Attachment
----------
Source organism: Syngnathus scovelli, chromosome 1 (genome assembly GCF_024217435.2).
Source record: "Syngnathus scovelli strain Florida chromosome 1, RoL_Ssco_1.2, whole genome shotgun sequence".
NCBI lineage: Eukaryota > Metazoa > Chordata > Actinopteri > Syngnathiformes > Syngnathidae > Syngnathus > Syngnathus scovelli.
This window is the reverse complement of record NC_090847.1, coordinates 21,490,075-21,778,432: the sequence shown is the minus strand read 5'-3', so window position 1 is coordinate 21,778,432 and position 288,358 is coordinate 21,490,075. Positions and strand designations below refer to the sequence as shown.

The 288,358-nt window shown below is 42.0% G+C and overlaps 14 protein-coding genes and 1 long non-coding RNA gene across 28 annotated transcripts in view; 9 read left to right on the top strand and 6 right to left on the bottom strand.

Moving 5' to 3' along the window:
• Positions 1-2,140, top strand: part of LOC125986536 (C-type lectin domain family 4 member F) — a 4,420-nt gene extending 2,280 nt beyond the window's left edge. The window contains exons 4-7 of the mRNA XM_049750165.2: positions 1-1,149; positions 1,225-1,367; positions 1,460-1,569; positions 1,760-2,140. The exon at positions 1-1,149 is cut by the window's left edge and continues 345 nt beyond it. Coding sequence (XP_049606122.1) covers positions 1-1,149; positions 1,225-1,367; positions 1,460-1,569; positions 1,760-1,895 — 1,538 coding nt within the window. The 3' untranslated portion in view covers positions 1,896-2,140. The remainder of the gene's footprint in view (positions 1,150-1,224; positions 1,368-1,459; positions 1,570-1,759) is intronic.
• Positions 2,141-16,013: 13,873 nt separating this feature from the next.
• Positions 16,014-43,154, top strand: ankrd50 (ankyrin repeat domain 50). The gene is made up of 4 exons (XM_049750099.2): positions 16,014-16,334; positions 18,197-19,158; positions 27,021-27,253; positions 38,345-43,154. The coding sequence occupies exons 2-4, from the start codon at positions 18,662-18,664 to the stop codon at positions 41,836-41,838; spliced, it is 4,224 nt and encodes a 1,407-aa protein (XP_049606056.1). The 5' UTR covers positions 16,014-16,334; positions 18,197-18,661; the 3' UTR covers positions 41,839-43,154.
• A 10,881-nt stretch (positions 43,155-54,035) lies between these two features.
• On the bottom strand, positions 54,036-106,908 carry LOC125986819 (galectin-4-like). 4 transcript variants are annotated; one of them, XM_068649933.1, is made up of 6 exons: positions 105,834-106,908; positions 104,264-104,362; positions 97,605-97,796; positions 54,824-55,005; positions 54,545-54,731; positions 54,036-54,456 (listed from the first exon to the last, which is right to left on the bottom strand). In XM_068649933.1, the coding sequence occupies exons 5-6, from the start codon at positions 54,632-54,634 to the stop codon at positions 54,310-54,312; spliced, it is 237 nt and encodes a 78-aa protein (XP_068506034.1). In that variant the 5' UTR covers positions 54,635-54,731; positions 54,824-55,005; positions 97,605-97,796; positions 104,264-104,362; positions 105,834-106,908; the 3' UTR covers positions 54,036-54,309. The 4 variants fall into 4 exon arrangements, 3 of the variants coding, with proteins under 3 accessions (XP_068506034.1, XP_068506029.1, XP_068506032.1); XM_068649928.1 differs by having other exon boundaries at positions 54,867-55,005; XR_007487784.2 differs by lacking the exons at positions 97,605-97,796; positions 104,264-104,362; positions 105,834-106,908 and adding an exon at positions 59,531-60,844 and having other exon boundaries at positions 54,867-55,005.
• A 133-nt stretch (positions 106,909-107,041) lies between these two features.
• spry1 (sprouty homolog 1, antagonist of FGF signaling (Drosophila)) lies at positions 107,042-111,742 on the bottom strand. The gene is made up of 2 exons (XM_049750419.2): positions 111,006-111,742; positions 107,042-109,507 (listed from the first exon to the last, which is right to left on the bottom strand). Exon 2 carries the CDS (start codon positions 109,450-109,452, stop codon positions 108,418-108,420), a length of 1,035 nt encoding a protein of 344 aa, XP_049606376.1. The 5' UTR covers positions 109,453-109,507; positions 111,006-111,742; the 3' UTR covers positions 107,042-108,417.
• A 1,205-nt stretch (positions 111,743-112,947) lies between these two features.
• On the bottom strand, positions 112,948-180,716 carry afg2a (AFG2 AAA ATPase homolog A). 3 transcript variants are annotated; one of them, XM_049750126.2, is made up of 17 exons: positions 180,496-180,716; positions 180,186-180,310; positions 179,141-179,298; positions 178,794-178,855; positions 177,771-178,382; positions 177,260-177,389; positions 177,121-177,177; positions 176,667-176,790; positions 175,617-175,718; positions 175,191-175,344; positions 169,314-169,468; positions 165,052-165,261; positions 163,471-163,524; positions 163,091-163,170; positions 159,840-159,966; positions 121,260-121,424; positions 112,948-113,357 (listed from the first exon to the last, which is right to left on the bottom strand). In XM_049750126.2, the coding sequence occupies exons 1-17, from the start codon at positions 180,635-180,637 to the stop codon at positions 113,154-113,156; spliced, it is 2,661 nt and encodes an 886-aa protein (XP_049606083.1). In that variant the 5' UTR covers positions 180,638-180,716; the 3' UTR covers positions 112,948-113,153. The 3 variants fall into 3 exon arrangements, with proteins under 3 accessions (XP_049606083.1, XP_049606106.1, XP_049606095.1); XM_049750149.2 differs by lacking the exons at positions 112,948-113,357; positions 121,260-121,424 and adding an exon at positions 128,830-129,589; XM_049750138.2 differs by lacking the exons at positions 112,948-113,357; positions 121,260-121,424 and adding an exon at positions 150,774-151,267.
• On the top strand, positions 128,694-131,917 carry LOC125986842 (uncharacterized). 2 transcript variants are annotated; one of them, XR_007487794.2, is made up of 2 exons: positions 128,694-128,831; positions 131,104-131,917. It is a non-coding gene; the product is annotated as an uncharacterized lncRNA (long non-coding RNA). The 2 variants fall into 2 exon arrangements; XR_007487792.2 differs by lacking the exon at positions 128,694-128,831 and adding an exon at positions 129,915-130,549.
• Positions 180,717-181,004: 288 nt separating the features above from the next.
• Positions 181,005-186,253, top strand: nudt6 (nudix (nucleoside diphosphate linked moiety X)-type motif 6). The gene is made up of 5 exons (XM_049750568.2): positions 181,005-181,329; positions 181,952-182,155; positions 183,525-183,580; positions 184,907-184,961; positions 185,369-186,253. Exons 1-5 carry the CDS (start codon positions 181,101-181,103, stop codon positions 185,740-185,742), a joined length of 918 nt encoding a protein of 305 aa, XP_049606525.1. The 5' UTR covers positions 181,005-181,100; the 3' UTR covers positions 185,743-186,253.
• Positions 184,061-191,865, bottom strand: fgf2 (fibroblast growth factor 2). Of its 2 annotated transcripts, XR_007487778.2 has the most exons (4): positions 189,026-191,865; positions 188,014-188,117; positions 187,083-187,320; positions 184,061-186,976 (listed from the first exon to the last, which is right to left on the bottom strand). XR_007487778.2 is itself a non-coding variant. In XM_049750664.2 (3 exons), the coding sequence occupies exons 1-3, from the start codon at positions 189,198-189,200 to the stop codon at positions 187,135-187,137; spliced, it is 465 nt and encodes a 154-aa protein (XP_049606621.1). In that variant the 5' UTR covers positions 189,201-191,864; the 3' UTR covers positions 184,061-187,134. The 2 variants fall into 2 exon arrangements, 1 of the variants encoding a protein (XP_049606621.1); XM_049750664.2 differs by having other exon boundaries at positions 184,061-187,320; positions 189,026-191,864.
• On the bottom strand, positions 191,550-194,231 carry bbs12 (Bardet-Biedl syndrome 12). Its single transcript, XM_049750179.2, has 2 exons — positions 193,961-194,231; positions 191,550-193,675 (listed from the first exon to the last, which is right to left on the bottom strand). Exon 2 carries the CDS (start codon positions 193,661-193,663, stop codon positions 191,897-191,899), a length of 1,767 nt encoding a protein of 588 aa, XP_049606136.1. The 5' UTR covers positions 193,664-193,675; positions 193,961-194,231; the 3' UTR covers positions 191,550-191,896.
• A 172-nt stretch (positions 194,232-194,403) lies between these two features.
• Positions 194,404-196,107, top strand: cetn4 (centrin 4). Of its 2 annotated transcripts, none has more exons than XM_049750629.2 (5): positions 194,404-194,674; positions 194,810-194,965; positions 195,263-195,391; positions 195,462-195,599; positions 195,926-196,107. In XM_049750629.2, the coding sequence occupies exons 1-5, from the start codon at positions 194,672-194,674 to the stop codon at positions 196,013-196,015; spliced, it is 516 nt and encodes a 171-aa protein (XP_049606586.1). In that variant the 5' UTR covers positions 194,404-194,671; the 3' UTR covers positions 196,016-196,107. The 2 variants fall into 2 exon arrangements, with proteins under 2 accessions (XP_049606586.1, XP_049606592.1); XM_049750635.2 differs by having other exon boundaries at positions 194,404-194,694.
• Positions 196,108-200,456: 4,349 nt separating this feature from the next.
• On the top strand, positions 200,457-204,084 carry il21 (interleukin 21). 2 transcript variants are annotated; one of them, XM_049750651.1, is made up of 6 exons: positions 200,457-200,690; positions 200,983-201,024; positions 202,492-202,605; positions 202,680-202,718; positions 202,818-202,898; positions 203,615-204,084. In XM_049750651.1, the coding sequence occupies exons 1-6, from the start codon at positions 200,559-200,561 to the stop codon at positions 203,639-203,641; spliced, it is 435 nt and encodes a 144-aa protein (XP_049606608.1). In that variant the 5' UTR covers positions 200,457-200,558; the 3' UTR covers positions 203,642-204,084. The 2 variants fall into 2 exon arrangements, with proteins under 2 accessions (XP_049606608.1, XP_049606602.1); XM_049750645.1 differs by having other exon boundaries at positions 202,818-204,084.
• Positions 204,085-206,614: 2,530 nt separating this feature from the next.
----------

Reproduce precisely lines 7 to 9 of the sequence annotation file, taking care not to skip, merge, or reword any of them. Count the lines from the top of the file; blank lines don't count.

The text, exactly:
• Positions 1-2,140, top strand: part of LOC125986536 (C-type lectin domain family 4 member F) — a 4,420-nt gene extending 2,280 nt beyond the window's left edge. The window contains exons 4-7 of the mRNA XM_049750165.2: positions 1-1,149; positions 1,225-1,367; positions 1,460-1,569; positions 1,760-2,140. The exon at positions 1-1,149 is cut by the window's left edge and continues 345 nt beyond it. Coding sequence (XP_049606122.1) covers positions 1-1,149; positions 1,225-1,367; positions 1,460-1,569; positions 1,760-1,895 — 1,538 coding nt within the window. The 3' untranslated portion in view covers positions 1,896-2,140. The remainder of the gene's footprint in view (positions 1,150-1,224; positions 1,368-1,459; positions 1,570-1,759) is intronic.
• Positions 2,141-16,013: 13,873 nt separating this feature from the next.
• Positions 16,014-43,154, top strand: ankrd50 (ankyrin repeat domain 50). The gene is made up of 4 exons (XM_049750099.2): positions 16,014-16,334; positions 18,197-19,158; positions 27,021-27,253; positions 38,345-43,154. The coding sequence occupies exons 2-4, from the start codon at positions 18,662-18,664 to the stop codon at positions 41,836-41,838; spliced, it is 4,224 nt and encodes a 1,407-aa protein (XP_049606056.1). The 5' UTR covers positions 16,014-16,334; positions 18,197-18,661; the 3' UTR covers positions 41,839-43,154.